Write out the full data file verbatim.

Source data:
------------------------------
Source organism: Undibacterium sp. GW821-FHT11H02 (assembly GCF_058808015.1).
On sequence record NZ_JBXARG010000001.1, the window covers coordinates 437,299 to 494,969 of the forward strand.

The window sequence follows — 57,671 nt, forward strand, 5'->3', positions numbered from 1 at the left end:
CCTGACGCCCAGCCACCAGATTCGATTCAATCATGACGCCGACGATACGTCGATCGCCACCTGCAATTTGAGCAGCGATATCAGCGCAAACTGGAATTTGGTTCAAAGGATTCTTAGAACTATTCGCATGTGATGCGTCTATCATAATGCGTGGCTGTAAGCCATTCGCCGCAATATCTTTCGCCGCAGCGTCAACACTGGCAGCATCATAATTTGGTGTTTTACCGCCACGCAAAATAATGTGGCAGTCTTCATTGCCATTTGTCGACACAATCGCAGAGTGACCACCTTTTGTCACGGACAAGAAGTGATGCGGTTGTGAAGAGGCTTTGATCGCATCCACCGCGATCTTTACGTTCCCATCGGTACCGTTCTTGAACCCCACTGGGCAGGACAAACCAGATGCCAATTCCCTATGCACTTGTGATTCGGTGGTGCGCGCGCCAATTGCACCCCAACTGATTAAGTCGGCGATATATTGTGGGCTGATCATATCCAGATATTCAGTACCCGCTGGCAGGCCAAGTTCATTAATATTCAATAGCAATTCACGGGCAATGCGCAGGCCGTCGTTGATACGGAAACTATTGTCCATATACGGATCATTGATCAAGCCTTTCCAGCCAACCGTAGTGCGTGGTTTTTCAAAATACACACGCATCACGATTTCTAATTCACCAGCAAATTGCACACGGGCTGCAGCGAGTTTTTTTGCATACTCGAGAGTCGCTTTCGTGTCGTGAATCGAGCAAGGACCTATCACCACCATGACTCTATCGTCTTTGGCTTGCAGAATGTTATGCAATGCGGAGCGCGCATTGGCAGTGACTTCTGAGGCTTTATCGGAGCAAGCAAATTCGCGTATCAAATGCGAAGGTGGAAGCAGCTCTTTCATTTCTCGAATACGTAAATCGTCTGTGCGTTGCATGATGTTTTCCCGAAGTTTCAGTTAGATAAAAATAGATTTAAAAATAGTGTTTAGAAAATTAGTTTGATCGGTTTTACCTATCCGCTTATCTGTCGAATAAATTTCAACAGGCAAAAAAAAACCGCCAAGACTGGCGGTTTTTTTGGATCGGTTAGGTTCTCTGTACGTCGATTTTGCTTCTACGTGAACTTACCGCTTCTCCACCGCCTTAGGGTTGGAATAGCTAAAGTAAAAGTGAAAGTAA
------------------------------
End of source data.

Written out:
Source organism: Undibacterium sp. GW821-FHT11H02 (assembly GCF_058808015.1).
On sequence record NZ_JBXARG010000001.1, the window covers coordinates 437,299 to 494,969 of the forward strand.

The window sequence follows — 57,671 nt, forward strand, 5'->3', positions numbered from 1 at the left end:
CCTGACGCCCAGCCACCAGATTCGATTCAATCATGACGCCGACGATACGTCGATCGCCACCTGCAATTTGAGCAGCGATATCAGCGCAAACTGGAATTTGGTTCAAAGGATTCTTAGAACTATTCGCATGTGATGCGTCTATCATAATGCGTGGCTGTAAGCCATTCGCCGCAATATCTTTCGCCGCAGCGTCAACACTGGCAGCATCATAATTTGGTGTTTTACCGCCACGCAAAATAATGTGGCAGTCTTCATTGCCATTTGTCGACACAATCGCAGAGTGACCACCTTTTGTCACGGACAAGAAGTGATGCGGTTGTGAAGAGGCTTTGATCGCATCCACCGCGATCTTTACGTTCCCATCGGTACCGTTCTTGAACCCCACTGGGCAGGACAAACCAGATGCCAATTCCCTATGCACTTGTGATTCGGTGGTGCGCGCGCCAATTGCACCCCAACTGATTAAGTCGGCGATATATTGTGGGCTGATCATATCCAGATATTCAGTACCCGCTGGCAGGCCAAGTTCATTAATATTCAATAGCAATTCACGGGCAATGCGCAGGCCGTCGTTGATACGGAAACTATTGTCCATATACGGATCATTGATCAAGCCTTTCCAGCCAACCGTAGTGCGTGGTTTTTCAAAATACACACGCATCACGATTTCTAATTCACCAGCAAATTGCACACGGGCTGCAGCGAGTTTTTTTGCATACTCGAGAGTCGCTTTCGTGTCGTGAATCGAGCAAGGACCTATCACCACCATGACTCTATCGTCTTTGGCTTGCAGAATGTTATGCAATGCGGAGCGCGCATTGGCAGTGACTTCTGAGGCTTTATCGGAGCAAGCAAATTCGCGTATCAAATGCGAAGGTGGAAGCAGCTCTTTCATTTCTCGAATACGTAAATCGTCTGTGCGTTGCATGATGTTTTCCCGAAGTTTCAGTTAGATAAAAATAGATTTAAAAATAGTGTTTAGAAAATTAGTTTGATCGGTTTTACCTATCCGCTTATCTGTCGAATAAATTTCAACAGGCAAAAAAAAACCGCCAAGACTGGCGGTTTTTTTGGATCGGTTAGGTTCTCTGTACGTCGATTTTGCTTCTACGTGAACTTACCGCTTCTCCACCGCCTTAGGGTTGGAATAGCTAAAGTAAAAGTGAAAGTAA